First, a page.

Yesterday, after getting mighty disappointed that a prominent public intellectual, and a fellow Indian-American to boot, had engaged in plagiarism, and that too perhaps not the first instance, I kept jumping through hyperlinks and ended up reading this piece. The story of Jack Jacob "born into Calcutta’s Baghdadi community, bluffed the Pakistanis into surrendering 93,000 troops in 1971." How can such a teaser not pique my curiosity, eh!
Jack Farj Rafael Jacob, wildly accomplished and widely respected, is best known for his decisive role in the 1971 Bangladesh war. Indians and historians generally agree that his courage, strategic thinking and hutzpa changed the course of South Asian history.
So, why "hutzpa" and not "chutzpah" I don't understand. Is "hutzpa" the accepted way to spell it in English in Iaraeli publications?
Anyway, how did Jacob write history in that war in 1971?
Jacob, then chief of staff of the Indian Eastern command, knew that a protracted war, of which he was the Indian commander, would claim countless more lives. As the war began, trudging through swamp terrain, his troops enacted a daring plan to capture Dhaka, the capital of East PakistanTwo weeks into the war, Pakistan’s commander in East Pakistan, Gen. A.A.K. Niazi, invited Jacob to lunch to discuss a cease-fire. Jacob wrote up an “instrument of surrender” document for his counterpart and flew with it across enemy lines, unarmed and accompanied only by one staff officer.Niazi was given a stark choice: Surrender unconditionally and publicly, and receive the protection of the Indian Army for all minorities and retreating troops, or face an Indian military onslaught. Jacob gave Niazi 30 minutes to decide.Niazi agreed to the terms. The next day, 93,000 Pakistani soldiers surrendered. Jacob had but 3,000 Indian troops, 30 miles away, behind him.Multitudes were likely saved by this surrender, still studied by military students. Recognizing his role, last month the Islamic Republic of Bangladesh awarded Jacob a certificate of appreciation for his “unique role” in the formation of the nation.
How fascinating. An Indian, descended from Jews who had emigrated from Iraq, plays a decisive role that saved thousands of Hindu and Muslim and Sikh and Christian lives--odds are slim that there was even another Jew in that war neighborhood.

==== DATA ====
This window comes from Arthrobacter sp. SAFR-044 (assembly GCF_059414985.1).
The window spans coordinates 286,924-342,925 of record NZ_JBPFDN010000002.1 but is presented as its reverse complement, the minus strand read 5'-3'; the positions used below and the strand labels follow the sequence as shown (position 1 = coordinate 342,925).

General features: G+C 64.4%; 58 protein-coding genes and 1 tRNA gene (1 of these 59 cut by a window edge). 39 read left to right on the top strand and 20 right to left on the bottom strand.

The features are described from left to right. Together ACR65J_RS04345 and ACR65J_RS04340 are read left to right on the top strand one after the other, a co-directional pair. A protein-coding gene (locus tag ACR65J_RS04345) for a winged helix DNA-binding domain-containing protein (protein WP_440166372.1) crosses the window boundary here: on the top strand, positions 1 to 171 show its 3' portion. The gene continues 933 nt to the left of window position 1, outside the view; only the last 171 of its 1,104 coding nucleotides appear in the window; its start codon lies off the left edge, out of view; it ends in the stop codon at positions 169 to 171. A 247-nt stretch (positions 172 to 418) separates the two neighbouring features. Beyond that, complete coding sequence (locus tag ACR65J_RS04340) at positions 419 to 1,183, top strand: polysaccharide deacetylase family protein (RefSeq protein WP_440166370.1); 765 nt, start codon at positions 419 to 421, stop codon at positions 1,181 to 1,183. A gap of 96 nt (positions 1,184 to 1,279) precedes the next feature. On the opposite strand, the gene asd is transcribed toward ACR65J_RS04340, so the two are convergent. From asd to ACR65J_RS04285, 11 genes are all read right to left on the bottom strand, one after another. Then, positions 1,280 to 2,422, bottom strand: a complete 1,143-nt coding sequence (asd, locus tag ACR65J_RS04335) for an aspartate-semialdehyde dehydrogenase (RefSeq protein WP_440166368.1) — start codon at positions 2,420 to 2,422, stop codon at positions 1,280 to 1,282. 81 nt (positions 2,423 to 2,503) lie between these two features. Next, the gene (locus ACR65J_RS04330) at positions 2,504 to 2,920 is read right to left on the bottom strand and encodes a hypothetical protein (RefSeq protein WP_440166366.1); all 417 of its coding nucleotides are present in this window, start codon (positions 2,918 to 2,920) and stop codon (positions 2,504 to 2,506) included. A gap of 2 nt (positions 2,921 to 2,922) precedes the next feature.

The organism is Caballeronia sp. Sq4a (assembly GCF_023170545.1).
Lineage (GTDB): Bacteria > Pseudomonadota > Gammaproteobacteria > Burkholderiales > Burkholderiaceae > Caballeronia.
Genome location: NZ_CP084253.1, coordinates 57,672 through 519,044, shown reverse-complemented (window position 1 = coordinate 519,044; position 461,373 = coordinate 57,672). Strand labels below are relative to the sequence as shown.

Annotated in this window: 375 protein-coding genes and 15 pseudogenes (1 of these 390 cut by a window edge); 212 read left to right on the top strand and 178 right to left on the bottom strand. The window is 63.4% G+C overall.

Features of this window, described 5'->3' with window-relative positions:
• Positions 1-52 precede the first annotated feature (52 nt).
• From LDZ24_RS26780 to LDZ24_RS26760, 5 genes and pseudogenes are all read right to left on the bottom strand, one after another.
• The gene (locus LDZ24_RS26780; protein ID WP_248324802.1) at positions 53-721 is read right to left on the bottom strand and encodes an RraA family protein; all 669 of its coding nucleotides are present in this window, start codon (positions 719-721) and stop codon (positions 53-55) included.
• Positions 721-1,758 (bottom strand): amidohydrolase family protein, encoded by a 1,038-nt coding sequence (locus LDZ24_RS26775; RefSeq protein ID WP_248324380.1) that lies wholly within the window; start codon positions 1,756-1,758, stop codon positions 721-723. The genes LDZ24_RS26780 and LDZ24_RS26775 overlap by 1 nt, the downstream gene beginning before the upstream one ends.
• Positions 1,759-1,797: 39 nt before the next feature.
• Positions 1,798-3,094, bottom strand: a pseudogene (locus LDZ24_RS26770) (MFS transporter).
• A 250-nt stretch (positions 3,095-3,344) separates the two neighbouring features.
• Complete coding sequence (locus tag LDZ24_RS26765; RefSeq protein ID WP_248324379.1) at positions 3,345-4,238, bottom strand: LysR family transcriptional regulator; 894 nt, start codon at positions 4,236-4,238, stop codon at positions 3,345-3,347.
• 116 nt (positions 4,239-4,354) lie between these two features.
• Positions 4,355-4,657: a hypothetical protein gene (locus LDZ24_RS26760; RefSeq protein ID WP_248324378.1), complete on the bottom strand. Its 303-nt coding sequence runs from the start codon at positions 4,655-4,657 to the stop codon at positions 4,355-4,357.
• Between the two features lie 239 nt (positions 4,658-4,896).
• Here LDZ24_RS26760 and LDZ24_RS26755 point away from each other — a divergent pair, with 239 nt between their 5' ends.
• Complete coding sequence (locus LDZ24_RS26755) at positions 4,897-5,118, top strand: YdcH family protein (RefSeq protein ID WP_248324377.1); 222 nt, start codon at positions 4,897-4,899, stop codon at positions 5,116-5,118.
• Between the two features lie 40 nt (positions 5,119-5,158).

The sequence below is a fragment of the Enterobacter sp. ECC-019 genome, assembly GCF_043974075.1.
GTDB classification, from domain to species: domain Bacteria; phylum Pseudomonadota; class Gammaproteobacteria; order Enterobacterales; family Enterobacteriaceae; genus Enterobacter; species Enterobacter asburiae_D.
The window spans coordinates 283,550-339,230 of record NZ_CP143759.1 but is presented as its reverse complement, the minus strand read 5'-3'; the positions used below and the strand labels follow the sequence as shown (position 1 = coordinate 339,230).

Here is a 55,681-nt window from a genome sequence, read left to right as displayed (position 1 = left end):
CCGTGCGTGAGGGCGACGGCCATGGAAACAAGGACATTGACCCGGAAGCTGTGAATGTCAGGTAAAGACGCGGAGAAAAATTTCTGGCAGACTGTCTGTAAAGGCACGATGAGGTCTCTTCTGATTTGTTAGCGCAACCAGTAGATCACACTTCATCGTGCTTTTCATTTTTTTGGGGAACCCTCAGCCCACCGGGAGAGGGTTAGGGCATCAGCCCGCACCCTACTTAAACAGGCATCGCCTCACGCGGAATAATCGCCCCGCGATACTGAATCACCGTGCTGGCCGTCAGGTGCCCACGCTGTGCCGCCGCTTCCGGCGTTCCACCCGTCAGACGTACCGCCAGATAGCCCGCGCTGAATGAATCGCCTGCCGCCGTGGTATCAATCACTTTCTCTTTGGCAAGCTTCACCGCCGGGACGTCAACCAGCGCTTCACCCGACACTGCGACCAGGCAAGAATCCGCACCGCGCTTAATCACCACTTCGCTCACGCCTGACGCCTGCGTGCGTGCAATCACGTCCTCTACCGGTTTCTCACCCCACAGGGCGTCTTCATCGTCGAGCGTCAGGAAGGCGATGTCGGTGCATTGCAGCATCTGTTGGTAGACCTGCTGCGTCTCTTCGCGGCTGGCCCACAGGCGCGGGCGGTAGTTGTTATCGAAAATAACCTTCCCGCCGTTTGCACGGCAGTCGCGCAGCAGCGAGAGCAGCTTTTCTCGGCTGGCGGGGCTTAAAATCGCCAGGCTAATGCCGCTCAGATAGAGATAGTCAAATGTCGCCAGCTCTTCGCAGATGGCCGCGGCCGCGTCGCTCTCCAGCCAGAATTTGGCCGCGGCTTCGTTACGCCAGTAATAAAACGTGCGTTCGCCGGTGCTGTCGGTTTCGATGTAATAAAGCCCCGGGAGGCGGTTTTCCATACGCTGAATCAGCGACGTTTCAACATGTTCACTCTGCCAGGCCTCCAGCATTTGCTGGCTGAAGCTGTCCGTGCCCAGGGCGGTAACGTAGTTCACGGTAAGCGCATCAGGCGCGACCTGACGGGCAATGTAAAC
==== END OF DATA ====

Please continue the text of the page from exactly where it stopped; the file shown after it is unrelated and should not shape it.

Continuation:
But then, the skeptical mind that I have wondered about the possibility that a story like this might be too good to be true. So, following the same "trust, but verify" rule that I suggest to students (which most don't care for anyway!) I ended up reading this, in which I found the following couple of sentences to add that much more to Jacob as a person:
Now, like then, he lives alone (apart from loyal staff). The governors’ mansions he once occupied were grander than his modest flat in the capital, with its piles of books—mostly on military affairs—on the living room table. He serves tea in exquisite china, salty crackers on the side. He has never married. “I did not remain single by choice,” he says, “I tried twice, but failed.” The first of his former loves now lives in Jerusalem. The other, The One, still tugs at his heart, the memories like postcards, vivid yet flat.
The more I read the piece, the more I now wonder if the Israeli publication had
plagiarized extensively "borrowed without citing" from here, which is dated June 2012. Even the photograph is the same; I suppose Jacob could have shared his stock portrait photograph with the reporters. But, ...
Oh well, why get distracted from a wonderful story about an Iraqi-Indian Jew and his decisive role in the Indo-Pak war that gave birth to Bangladesh!